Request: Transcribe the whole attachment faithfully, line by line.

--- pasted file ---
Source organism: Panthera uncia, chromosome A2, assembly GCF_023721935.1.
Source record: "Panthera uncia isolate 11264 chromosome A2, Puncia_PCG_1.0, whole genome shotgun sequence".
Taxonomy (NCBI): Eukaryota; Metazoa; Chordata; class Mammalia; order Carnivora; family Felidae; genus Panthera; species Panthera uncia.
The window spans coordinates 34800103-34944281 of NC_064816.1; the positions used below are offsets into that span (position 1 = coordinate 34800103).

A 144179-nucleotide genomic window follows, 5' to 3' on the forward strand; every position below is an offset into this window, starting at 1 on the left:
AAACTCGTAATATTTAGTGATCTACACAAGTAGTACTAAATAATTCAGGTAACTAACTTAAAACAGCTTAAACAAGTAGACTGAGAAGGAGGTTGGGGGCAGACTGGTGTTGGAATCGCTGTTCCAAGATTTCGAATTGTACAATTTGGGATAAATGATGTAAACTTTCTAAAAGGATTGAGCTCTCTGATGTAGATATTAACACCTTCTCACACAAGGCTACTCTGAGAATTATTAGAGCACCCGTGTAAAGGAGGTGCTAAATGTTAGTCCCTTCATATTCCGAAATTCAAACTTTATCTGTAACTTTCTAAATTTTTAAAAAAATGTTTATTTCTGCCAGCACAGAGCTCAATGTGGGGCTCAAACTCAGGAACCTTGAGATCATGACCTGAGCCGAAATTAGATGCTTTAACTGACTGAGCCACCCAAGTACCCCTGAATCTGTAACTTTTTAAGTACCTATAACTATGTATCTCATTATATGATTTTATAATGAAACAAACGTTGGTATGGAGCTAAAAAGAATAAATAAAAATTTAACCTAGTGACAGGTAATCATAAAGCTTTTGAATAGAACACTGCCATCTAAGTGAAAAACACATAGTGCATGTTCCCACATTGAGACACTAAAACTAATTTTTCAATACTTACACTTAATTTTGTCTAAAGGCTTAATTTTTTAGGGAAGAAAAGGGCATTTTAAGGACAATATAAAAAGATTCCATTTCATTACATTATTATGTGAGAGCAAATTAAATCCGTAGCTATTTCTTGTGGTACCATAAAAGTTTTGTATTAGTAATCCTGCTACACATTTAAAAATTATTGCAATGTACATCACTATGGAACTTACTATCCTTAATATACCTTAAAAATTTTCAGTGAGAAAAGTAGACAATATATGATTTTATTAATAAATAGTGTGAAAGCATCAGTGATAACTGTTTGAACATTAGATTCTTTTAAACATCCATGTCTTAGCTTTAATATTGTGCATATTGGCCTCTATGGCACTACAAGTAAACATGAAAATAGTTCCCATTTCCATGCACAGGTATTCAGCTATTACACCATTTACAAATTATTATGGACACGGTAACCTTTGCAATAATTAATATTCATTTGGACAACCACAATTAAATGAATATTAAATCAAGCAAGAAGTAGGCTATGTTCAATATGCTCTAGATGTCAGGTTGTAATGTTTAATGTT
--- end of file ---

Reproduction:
Source organism: Panthera uncia, chromosome A2, assembly GCF_023721935.1.
Source record: "Panthera uncia isolate 11264 chromosome A2, Puncia_PCG_1.0, whole genome shotgun sequence".
Taxonomy (NCBI): Eukaryota; Metazoa; Chordata; class Mammalia; order Carnivora; family Felidae; genus Panthera; species Panthera uncia.
The window spans coordinates 34800103-34944281 of NC_064816.1; the positions used below are offsets into that span (position 1 = coordinate 34800103).

A 144179-nucleotide genomic window follows, 5' to 3' on the forward strand; every position below is an offset into this window, starting at 1 on the left:
AAACTCGTAATATTTAGTGATCTACACAAGTAGTACTAAATAATTCAGGTAACTAACTTAAAACAGCTTAAACAAGTAGACTGAGAAGGAGGTTGGGGGCAGACTGGTGTTGGAATCGCTGTTCCAAGATTTCGAATTGTACAATTTGGGATAAATGATGTAAACTTTCTAAAAGGATTGAGCTCTCTGATGTAGATATTAACACCTTCTCACACAAGGCTACTCTGAGAATTATTAGAGCACCCGTGTAAAGGAGGTGCTAAATGTTAGTCCCTTCATATTCCGAAATTCAAACTTTATCTGTAACTTTCTAAATTTTTAAAAAAATGTTTATTTCTGCCAGCACAGAGCTCAATGTGGGGCTCAAACTCAGGAACCTTGAGATCATGACCTGAGCCGAAATTAGATGCTTTAACTGACTGAGCCACCCAAGTACCCCTGAATCTGTAACTTTTTAAGTACCTATAACTATGTATCTCATTATATGATTTTATAATGAAACAAACGTTGGTATGGAGCTAAAAAGAATAAATAAAAATTTAACCTAGTGACAGGTAATCATAAAGCTTTTGAATAGAACACTGCCATCTAAGTGAAAAACACATAGTGCATGTTCCCACATTGAGACACTAAAACTAATTTTTCAATACTTACACTTAATTTTGTCTAAAGGCTTAATTTTTTAGGGAAGAAAAGGGCATTTTAAGGACAATATAAAAAGATTCCATTTCATTACATTATTATGTGAGAGCAAATTAAATCCGTAGCTATTTCTTGTGGTACCATAAAAGTTTTGTATTAGTAATCCTGCTACACATTTAAAAATTATTGCAATGTACATCACTATGGAACTTACTATCCTTAATATACCTTAAAAATTTTCAGTGAGAAAAGTAGACAATATATGATTTTATTAATAAATAGTGTGAAAGCATCAGTGATAACTGTTTGAACATTAGATTCTTTTAAACATCCATGTCTTAGCTTTAATATTGTGCATATTGGCCTCTATGGCACTACAAGTAAACATGAAAATAGTTCCCATTTCCATGCACAGGTATTCAGCTATTACACCATTTACAAATTATTATGGACACGGTAACCTTTGCAATAATTAATATTCATTTGGACAACCACAATTAAATGAATATTAAATCAAGCAAGAAGTAGGCTATGTTCAATATGCTCTAGATGTCAGGTTGTAATGTTTAATGTT